North Bend Welcomes New Tennant Trailhead Park

North Bend residents and the Si View Metropolitan Park District celebrated the opening of Tennant Trailhead Park on April 19.

This new park showcases the community’s commitment to preserving green spaces, with trails crafted by the Evergreen Mountain Bike Alliance.

In 2016, responding to public interest in conserving a 32-acre forest next to Rattlesnake Mountain originally earmarked for homes, the City, Si View Metro Parks, King County Parks, and the Trust for Public Lands teamed up to purchase the land. This area was known as a “park desert,” lacking easy access to green spaces.

“Projects such as this strengthen our government-to-government relationship and offer new opportunities for all of us to learn,” said Mayor Mary Miller, emphasizing the park’s role in conservation and recreation while honoring the Snoqualmie Tribe’s historical ties to the area.

Now publicly owned, the park was funded by the King County Conservation Futures Grant and the Land and Water Conservation Fund. “Together, we have created a community treasure, preserving this site from development and allowing for conservation, recreation and education for all to enjoy,” stated Minna Rudd, Si View recreation manager.

Travis Stombaugh, Si View director, highlighted the collaborative effort: “The expertise of each agency complemented the vision provided by the public, and we now have this extraordinarily unique park straight out your door.”

Tennant Trailhead Park is part of a greenbelt along Interstate 90, linking over 100,000 acres of public land and preserving the scenic view of the Mountains to Sound Greenway National Scenic Byway. Its trails and features were designed with community input and developed through local and county park partnerships.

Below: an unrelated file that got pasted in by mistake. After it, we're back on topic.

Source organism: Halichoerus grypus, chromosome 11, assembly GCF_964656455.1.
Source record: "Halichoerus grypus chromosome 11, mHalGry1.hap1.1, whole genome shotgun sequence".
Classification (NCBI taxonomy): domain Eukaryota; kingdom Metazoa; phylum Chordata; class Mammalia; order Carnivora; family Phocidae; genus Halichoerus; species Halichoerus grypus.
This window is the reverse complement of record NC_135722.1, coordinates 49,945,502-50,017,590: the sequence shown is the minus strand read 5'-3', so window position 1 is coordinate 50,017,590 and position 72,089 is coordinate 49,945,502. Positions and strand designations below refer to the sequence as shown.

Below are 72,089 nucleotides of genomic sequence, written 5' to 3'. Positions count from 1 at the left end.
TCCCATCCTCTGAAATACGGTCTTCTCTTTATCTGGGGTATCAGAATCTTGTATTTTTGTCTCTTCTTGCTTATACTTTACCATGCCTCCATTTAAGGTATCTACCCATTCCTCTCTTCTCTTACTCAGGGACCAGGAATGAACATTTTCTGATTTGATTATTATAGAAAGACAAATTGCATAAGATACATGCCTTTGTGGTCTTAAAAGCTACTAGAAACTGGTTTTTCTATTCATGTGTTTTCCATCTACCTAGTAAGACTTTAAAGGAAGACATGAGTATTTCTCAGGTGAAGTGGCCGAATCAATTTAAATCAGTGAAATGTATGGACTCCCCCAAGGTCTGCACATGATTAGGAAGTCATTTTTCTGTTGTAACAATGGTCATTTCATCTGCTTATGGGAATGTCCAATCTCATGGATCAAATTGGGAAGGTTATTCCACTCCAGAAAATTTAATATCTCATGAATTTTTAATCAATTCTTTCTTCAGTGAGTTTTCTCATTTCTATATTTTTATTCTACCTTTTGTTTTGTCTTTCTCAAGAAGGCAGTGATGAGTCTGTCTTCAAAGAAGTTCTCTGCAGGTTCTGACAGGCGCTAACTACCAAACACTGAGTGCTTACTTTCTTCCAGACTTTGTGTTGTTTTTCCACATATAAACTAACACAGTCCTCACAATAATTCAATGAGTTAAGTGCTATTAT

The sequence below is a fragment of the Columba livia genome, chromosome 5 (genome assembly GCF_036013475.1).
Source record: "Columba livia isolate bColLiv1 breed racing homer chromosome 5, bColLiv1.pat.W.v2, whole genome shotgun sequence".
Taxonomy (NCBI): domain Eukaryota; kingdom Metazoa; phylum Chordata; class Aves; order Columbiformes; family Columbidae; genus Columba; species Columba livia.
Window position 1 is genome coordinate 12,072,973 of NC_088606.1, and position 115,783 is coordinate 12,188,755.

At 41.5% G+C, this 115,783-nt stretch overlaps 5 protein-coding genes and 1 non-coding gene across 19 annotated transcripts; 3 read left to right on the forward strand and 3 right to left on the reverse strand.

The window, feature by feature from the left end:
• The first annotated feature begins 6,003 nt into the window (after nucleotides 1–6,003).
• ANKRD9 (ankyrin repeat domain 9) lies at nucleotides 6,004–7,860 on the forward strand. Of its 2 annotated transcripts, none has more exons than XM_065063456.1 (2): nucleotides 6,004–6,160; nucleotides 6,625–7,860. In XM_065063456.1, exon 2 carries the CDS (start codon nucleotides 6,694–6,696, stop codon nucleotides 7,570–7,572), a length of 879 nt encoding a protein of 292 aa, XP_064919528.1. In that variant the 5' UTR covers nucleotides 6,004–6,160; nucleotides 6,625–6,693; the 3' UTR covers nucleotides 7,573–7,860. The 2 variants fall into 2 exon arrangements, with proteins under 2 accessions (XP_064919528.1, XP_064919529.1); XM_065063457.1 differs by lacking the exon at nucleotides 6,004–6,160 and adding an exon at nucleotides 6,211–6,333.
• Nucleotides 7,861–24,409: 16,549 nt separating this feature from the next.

Warren Jimenez, director of King County Parks, noted, “This project is a prime example of leveraging Parks’ levy funds to create a healthy variety of recreation opportunities, increasing access to this beautiful area.”

The park also honors the Snoqualmie Indian Tribe, with trail names in the Lushootseed language and a trailhead kiosk with a pronunciation guide and tribal history. “The Tennant Trailhead Park is about honoring our heritage. By naming the trails in Lushootseed, we connect both our community and visitors with our tribe’s history and culture,” said Chairman Bob de Los Angeles.

The Washington State Recreation and Conservation Office administered the federal funding for the project. “We are very excited to see the use of tribal language in the park’s interpretive signs,” commented Megan Duffy, director. “The signs are an important part of respecting the long history of tribal stewardship and the important connection tribes have to these lands.”

Evergreen Mountain Bike Alliance developed the trail system, which includes a variety of paths suitable for different skill levels and is actively involved in maintaining them through volunteer events. The trail system is open to hikers and mountain bikers and unsuitable for equestrian use, emphasizing the importance of trail etiquette to avoid user conflicts.

The park will soon feature a permanent restroom and a bike repair station thanks to additional funding. In partnership with the King County Department of Natural Resources, the county is also planning a 5.5-mile connector trail to the Raging River State Forest, with construction expected within the next two years.

To learn more about Tennant Trailhead Park or to plan a visit, visit their website at Si View Park or explore the park firsthand with its new trailhead kiosk and directional signs.

[Information provided by the City of North Bend]

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